If an institution did not meet the threshold for paying the levy in the previous year, but it meets the threshold in a new year, the regulations deal with that as well. They stipulate that the firm would be treated as a new levy payer. This statutory instrument allows the Bank to treat new levy payers differently so that they contribute to the estimated policy costs for the specific year and do not have to contribute to any shortfall from the previous year or gain any benefit from surplus from the previous year. I hope the Committee will agree that that is a fair and proportionate approach.

The regulations will replace the cash ratio deposit scheme with a Bank of England levy—a simpler and more stable funding mechanism—while ensuring that no changes are made to the threshold at which firms will pay the levy or the broader important principle that larger firms will pay more.

Presumably there could be an argument over whether someone has to pay the levy or what levy they have to pay. Is there an appeal process?

I thank my hon. Friend for that question. It is my understanding that there is not an appeal process, but the reason for that is that there is an agreed formula for when it occurs; the amount of levy that people will pay is not an art, but a science. As I say, it will depend on the size of the institution, just as the cash ratio deposit levy did, but this system is simpler and more stable. I hope colleagues will join me in supporting the regulations and I commend them to the Committee.

It is a pleasure to serve with you in the Chair, Ms Bardell. I am supportive of the plan to replace the current cash ratio deposit, as the Minister will probably know, and of the proposed mechanics of the levy. Therefore, Labour will support this statutory instrument.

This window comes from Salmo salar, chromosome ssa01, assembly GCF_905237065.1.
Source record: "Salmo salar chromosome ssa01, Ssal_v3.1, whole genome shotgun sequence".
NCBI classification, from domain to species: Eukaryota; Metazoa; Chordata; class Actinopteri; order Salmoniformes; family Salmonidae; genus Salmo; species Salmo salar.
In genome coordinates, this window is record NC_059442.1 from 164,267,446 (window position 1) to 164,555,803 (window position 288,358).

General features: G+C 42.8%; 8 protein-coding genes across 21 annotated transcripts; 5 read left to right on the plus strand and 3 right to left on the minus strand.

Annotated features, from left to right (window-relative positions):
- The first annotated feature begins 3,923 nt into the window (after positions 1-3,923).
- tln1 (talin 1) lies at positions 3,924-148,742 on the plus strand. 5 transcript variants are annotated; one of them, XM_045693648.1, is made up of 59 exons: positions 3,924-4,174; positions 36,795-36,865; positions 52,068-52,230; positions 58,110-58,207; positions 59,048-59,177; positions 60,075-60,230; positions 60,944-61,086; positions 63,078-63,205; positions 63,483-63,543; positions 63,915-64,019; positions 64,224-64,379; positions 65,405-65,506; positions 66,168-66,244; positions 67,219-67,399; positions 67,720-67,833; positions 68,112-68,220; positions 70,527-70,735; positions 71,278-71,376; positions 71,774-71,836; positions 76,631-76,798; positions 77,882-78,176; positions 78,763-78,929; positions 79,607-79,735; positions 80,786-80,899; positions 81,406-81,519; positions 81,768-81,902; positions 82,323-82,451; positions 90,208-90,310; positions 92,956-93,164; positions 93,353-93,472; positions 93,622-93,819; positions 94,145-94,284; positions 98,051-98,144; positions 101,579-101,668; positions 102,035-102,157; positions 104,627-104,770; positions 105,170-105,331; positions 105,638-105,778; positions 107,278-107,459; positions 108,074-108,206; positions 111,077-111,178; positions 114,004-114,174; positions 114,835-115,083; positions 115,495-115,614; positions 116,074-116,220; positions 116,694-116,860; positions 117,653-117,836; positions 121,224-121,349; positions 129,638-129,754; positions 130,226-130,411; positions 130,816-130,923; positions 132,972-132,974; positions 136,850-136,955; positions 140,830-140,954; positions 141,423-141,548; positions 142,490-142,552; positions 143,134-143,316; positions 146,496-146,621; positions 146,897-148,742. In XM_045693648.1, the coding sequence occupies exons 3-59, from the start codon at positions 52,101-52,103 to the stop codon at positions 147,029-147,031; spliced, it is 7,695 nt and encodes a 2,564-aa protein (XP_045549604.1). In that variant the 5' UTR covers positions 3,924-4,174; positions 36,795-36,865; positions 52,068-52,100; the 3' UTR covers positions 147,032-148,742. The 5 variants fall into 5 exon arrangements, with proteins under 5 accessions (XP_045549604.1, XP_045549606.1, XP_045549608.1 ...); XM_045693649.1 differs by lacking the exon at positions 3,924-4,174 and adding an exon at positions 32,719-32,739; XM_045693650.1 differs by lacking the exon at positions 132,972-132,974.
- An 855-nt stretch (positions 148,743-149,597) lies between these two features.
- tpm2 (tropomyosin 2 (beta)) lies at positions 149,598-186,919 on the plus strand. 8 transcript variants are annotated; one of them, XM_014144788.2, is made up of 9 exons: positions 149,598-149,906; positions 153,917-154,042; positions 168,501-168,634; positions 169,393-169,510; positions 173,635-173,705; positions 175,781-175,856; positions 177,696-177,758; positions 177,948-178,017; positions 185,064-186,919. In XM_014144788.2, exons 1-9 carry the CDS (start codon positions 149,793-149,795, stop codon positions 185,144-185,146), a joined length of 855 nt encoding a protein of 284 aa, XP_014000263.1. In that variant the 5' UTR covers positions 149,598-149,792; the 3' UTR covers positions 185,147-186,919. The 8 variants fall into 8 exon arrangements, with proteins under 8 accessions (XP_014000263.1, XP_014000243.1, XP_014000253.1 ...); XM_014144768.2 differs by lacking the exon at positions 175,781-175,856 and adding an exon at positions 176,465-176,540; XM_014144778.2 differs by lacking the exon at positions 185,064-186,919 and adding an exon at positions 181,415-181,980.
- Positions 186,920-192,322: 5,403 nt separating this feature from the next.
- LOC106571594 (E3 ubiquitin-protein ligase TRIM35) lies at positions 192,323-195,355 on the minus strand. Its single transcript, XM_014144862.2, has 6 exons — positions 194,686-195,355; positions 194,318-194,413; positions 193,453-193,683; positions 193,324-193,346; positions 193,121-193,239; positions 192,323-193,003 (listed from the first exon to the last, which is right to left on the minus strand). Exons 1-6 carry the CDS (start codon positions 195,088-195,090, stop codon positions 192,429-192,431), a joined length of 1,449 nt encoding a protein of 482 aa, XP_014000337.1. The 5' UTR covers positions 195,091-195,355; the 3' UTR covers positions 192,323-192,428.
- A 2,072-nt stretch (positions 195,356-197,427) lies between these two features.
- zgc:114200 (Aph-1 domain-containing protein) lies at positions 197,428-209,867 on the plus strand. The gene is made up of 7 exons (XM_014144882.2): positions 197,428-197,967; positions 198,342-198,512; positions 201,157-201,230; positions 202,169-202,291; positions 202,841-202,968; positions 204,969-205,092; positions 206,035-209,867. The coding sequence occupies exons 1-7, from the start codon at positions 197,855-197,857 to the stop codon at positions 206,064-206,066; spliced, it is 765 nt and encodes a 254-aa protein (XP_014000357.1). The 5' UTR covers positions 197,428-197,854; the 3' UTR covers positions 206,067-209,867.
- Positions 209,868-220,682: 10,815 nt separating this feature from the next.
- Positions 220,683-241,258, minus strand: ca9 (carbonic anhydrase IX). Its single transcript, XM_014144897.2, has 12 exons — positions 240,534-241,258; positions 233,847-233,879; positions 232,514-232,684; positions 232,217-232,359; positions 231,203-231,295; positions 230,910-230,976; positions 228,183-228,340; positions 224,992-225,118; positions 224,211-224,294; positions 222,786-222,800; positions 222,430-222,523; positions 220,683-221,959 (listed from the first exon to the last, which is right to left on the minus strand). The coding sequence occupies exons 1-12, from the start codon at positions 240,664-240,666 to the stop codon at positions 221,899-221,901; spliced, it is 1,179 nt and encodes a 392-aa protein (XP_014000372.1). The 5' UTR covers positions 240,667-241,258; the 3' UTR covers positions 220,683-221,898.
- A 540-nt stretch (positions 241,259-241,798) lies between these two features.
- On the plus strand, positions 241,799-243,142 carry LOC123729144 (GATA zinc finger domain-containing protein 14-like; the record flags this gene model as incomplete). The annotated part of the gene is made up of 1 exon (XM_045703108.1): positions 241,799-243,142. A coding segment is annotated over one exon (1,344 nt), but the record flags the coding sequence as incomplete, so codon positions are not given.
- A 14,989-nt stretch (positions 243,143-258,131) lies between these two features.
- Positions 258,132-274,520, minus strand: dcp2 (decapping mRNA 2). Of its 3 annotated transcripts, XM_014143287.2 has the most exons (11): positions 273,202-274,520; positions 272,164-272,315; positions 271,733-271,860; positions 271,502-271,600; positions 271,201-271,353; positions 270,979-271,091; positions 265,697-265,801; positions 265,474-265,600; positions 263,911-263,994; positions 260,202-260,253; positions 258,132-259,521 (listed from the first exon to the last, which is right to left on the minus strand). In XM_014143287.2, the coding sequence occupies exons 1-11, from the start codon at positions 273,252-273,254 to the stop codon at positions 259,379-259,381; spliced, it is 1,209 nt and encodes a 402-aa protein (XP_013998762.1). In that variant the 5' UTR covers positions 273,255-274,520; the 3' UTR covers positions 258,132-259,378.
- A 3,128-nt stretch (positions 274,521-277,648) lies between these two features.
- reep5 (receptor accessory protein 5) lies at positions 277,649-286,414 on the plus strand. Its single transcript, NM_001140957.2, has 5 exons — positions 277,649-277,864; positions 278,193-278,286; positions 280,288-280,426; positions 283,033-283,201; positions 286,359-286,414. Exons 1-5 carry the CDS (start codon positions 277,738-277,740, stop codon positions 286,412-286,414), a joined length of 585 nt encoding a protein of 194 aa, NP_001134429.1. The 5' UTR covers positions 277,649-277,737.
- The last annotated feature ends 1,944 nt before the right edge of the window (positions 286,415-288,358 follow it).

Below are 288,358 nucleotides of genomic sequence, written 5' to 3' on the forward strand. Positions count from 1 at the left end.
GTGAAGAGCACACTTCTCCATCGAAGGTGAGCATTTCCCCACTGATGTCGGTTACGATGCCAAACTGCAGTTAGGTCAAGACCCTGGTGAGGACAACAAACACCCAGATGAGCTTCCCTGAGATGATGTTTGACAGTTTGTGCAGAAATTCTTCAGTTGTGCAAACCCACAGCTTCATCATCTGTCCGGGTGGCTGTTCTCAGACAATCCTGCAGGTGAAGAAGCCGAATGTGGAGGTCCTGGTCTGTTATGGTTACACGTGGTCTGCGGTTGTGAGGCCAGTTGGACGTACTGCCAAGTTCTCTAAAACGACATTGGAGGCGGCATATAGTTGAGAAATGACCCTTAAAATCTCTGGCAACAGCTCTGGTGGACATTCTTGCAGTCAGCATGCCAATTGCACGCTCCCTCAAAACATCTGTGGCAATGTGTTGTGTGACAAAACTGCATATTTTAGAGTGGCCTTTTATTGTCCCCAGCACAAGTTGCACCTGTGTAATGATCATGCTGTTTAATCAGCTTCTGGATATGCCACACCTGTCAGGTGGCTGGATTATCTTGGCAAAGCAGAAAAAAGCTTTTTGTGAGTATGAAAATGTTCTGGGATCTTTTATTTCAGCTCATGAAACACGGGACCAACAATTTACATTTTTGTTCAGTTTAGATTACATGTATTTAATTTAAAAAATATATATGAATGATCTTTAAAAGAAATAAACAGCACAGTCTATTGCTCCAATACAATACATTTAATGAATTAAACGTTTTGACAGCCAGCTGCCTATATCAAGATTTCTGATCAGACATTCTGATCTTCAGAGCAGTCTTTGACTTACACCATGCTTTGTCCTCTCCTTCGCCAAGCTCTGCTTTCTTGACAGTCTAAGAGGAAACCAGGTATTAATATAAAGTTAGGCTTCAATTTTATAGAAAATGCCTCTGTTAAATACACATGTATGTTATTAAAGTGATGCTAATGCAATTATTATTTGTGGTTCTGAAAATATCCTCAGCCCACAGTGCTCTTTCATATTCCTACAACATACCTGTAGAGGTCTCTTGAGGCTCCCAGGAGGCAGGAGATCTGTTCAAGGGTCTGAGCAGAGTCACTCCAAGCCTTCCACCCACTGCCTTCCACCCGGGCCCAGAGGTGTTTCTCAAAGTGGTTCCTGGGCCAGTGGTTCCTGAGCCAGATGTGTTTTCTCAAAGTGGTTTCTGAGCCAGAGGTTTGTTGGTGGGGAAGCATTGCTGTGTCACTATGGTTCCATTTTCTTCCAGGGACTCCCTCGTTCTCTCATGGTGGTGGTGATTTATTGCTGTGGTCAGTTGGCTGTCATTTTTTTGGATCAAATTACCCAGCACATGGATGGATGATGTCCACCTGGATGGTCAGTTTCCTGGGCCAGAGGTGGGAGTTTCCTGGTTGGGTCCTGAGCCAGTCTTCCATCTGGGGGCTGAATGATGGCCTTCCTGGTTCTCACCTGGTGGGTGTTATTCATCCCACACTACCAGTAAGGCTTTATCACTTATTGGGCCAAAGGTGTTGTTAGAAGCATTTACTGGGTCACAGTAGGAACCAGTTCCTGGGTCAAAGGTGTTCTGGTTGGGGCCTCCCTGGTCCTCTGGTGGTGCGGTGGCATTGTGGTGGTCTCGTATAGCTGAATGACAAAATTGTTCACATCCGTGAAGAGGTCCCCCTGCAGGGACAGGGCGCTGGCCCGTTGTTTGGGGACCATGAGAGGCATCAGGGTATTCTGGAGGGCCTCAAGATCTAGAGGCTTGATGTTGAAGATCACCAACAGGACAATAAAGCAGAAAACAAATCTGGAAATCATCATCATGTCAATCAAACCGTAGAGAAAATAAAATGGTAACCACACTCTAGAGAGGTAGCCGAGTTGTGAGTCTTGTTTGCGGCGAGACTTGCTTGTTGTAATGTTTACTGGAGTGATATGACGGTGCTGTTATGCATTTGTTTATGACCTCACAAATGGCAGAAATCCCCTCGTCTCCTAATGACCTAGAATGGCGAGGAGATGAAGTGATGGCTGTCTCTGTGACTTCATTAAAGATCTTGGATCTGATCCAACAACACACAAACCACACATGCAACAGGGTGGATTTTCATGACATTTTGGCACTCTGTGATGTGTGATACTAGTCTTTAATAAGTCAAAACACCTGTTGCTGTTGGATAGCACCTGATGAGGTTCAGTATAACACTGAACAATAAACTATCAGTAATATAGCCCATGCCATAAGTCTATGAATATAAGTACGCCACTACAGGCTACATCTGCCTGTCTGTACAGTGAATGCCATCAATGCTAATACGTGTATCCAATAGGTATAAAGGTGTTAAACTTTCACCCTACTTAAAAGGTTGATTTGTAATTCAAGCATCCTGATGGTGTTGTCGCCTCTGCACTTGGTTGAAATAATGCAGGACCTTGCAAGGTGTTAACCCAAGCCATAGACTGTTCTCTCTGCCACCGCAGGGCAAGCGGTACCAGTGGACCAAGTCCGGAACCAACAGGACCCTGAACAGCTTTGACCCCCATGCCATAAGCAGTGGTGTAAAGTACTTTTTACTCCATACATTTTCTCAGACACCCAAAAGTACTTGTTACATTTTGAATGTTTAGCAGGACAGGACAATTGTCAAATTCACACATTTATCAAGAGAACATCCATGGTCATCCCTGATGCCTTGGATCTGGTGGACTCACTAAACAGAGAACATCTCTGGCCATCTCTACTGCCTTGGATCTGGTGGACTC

I have some technical questions on the implementation, although I understand that the Minister might not be able to answer them now and I am happy to receive answers in writing if he wants to send them to me later. Will the Bank of England be determining, as part of its formal review, whether non-bank financial institutions should be considered eligible for the levy in future? If so, what is the timeline for that review? What discussions has the Treasury had with the Bank about the adoption of a rolling five-year budget to help eligible banks to plan their own budgets? I am sure the Minister has also heard time and again that it is the lack of planning that gives banks uncertainty, so any plans he has for a rolling five-year budget would be helpful to know.

Finally, I am sure the Minister will agree that providing the banking sector with certainty is essential to securing the confidence needed to incentivise investment in the real economy. Could he therefore provide clarity on whether this SI will come into force by the beginning of March?

I shall do my best to answer the hon. Lady’s questions in the Committee. On her first question, there is no current plan to introduce non-bank financial institutions as part of this process; of course such questions are always under review, but I want to be clear with the Committee that there is no current plan in that regard. On the five-year budgetary plan, I will write to her, because I want to be precise with the answer but I am not equipped to answer right now. On the question of when the SI will come into force, I do not want to commit to a precise time, but I can assure her that we wish to that to happen at the earliest possible time.

If there are no more questions, I thank colleagues for this useful debate and I commend the regulations to the Committee.

Question put and agreed to.

Committee rose.